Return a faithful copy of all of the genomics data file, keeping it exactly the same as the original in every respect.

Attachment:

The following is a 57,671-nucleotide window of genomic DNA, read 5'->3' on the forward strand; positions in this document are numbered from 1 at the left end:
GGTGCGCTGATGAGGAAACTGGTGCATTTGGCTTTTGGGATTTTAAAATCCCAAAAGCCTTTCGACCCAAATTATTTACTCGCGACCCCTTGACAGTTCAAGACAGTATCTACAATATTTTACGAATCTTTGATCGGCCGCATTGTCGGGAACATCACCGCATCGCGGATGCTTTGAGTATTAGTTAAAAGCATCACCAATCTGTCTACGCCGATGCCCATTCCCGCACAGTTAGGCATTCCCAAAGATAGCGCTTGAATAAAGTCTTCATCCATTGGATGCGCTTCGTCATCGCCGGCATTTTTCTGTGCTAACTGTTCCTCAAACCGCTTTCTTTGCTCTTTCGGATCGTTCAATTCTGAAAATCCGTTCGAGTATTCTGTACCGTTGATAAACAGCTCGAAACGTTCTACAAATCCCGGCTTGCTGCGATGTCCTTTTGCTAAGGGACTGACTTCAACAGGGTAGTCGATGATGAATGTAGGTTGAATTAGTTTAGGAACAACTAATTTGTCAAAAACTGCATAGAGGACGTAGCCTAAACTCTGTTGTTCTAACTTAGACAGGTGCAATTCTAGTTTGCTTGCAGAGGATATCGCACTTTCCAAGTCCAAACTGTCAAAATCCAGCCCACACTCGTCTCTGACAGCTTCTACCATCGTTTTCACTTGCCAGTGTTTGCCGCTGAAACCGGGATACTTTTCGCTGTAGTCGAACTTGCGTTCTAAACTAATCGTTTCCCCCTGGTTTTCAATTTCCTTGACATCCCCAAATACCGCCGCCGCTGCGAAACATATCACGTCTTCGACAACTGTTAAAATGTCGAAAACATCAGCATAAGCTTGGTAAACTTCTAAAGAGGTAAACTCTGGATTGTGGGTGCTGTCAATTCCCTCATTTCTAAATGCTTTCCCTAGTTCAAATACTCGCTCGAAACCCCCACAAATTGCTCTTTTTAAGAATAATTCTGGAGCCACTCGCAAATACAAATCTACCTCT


The following is a 57,671-nucleotide window of genomic DNA, read 5'->3' on the forward strand; positions in this document are numbered from 1 at the left end:
GGTGCGCTGATGAGGAAACTGGTGCATTTGGCTTTTGGGATTTTAAAATCCCAAAAGCCTTTCGACCCAAATTATTTACTCGCGACCCCTTGACAGTTCAAGACAGTATCTACAATATTTTACGAATCTTTGATCGGCCGCATTGTCGGGAACATCACCGCATCGCGGATGCTTTGAGTATTAGTTAAAAGCATCACCAATCTGTCTACGCCGATGCCCATTCCCGCACAGTTAGGCATTCCCAAAGATAGCGCTTGAATAAAGTCTTCATCCATTGGATGCGCTTCGTCATCGCCGGCATTTTTCTGTGCTAACTGTTCCTCAAACCGCTTTCTTTGCTCTTTCGGATCGTTCAATTCTGAAAATCCGTTCGAGTATTCTGTACCGTTGATAAACAGCTCGAAACGTTCTACAAATCCCGGCTTGCTGCGATGTCCTTTTGCTAAGGGACTGACTTCAACAGGGTAGTCGATGATGAATGTAGGTTGAATTAGTTTAGGAACAACTAATTTGTCAAAAACTGCATAGAGGACGTAGCCTAAACTCTGTTGTTCTAACTTAGACAGGTGCAATTCTAGTTTGCTTGCAGAGGATATCGCACTTTCCAAGTCCAAACTGTCAAAATCCAGCCCACACTCGTCTCTGACAGCTTCTACCATCGTTTTCACTTGCCAGTGTTTGCCGCTGAAACCGGGATACTTTTCGCTGTAGTCGAACTTGCGTTCTAAACTAATCGTTTCCCCCTGGTTTTCAATTTCCTTGACATCCCCAAATACCGCCGCCGCTGCGAAACATATCACGTCTTCGACAACTGTTAAAATGTCGAAAACATCAGCATAAGCTTGGTAAACTTCTAAAGAGGTAAACTCTGGATTGTGGGTGCTGTCAATTCCCTCATTTCTAAATGCTTTCCCTAGTTCAAATACTCGCTCGAAACCCCCACAAATTGCTCTTTTTAAGAATAATTCTGGAGCCACTCGCAAATACAAATCTACCTCT